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Kundika
Place of Origin: Korea
Date: approx. 950-1000
Historical Period: Goryeo dynasty (918-1392)
Materials: Stoneware
Dimensions: H. 10 1/2 in x Diam. 5 in, H. 26.7 cm x Diam. 12.7 cm
Credit Line: Gift of the Asian Art Museum Foundation
Department: Korean Art
Collection: Ceramics
Object Number: B67P67
On Display: No

Description

Label:

Kundika and Kendi

The kundika, as it is called in the classical language of northern India, is a type of vessel made in a variety of materials and found in many parts of Asia. The defining characteristic of these vessels is that they have a mouth and a spout but no separate handle. This pouring vessel, usually of metal, seems to have been commonly used in ancient India for several purposes. It was convenient and hygienic to drink from because the liquid could be poured into the mouth without the lips touching the vessel. Also, such vessels were used for pouring holy water or other liquids in religious rituals. In artistic representations, kundika are shown being held by certain deities, both Hindu and Buddhist. The form reached China, Korea, and Japan with the spread of Buddhism.

The kendi (a Malay/Indonesian term) is a variation of the kundika; usually of rather squat proportions and made of ceramic, kendi were widely used in Southeast Asia. The demand for these vessels in Indonesia was so great that they were produced in China, Japan, Thailand, and Vietnam and exported to Indonesia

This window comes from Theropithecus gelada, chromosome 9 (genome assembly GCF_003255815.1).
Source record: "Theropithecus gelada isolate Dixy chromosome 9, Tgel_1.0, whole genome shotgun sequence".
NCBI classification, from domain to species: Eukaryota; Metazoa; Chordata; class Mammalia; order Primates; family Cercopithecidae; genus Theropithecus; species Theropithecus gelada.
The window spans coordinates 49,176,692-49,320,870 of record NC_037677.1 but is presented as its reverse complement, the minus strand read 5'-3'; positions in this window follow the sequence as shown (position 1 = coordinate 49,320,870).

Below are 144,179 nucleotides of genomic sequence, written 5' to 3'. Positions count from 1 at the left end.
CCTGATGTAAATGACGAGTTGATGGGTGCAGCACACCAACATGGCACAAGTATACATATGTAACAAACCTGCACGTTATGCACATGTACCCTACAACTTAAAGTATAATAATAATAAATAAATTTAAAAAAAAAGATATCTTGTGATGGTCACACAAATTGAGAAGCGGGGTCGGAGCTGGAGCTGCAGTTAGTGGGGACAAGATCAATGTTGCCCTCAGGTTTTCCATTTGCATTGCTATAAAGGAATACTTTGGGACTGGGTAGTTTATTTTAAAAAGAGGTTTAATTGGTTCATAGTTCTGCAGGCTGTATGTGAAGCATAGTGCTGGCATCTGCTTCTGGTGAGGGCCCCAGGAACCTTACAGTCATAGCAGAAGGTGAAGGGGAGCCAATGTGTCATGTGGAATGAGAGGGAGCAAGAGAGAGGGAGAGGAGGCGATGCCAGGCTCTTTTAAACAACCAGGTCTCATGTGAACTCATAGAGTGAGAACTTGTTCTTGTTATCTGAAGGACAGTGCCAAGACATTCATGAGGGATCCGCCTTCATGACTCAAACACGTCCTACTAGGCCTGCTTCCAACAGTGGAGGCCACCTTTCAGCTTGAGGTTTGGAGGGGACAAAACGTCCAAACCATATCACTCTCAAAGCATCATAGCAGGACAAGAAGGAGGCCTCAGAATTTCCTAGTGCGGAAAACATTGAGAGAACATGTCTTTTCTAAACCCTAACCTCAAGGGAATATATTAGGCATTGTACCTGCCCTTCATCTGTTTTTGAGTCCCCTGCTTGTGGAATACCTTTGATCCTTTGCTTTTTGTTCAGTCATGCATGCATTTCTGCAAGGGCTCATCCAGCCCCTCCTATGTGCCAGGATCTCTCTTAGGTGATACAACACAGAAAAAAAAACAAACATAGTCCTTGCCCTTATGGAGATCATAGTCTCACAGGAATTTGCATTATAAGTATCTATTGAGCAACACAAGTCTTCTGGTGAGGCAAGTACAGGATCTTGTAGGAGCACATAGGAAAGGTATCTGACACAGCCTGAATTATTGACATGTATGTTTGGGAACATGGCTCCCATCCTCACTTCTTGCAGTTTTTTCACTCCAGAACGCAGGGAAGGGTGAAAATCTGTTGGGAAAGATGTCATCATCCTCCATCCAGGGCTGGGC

More Information

Exhibition History: "Pan-Asian Ceramics: Export, Import, and Influence from the Collection of the Asian Art Museum, San Francisco", San Francisco International Airport, International terminal, December 22, 2012 - June 23, 2013
Label:

Kundika and Kendi

The kundika, as it is called in the classical language of northern India, is a type of vessel made in a variety of materials and found in many parts of Asia. The defining characteristic of these vessels is that they have a mouth and a spout but no separate handle. This pouring vessel, usually of metal, seems to have been commonly used in ancient India for several purposes. It was convenient and hygienic to drink from because the liquid could be poured into the mouth without the lips touching the vessel. Also, such vessels were used for pouring holy water or other liquids in religious rituals. In artistic representations, kundika are shown being held by certain deities, both Hindu and Buddhist. The form reached China, Korea, and Japan with the spread of Buddhism.

The kendi (a Malay/Indonesian term) is a variation of the kundika; usually of rather squat proportions and made of ceramic, kendi were widely used in Southeast Asia. The demand for these vessels in Indonesia was so great that they were produced in China, Japan, Thailand, and Vietnam and exported to Indonesia


Exhibition History: "Pan-Asian Ceramics: Export, Import, and Influence from the Collection of the Asian Art Museum, San Francisco", San Francisco International Airport, International terminal, December 22, 2012 - June 23, 2013
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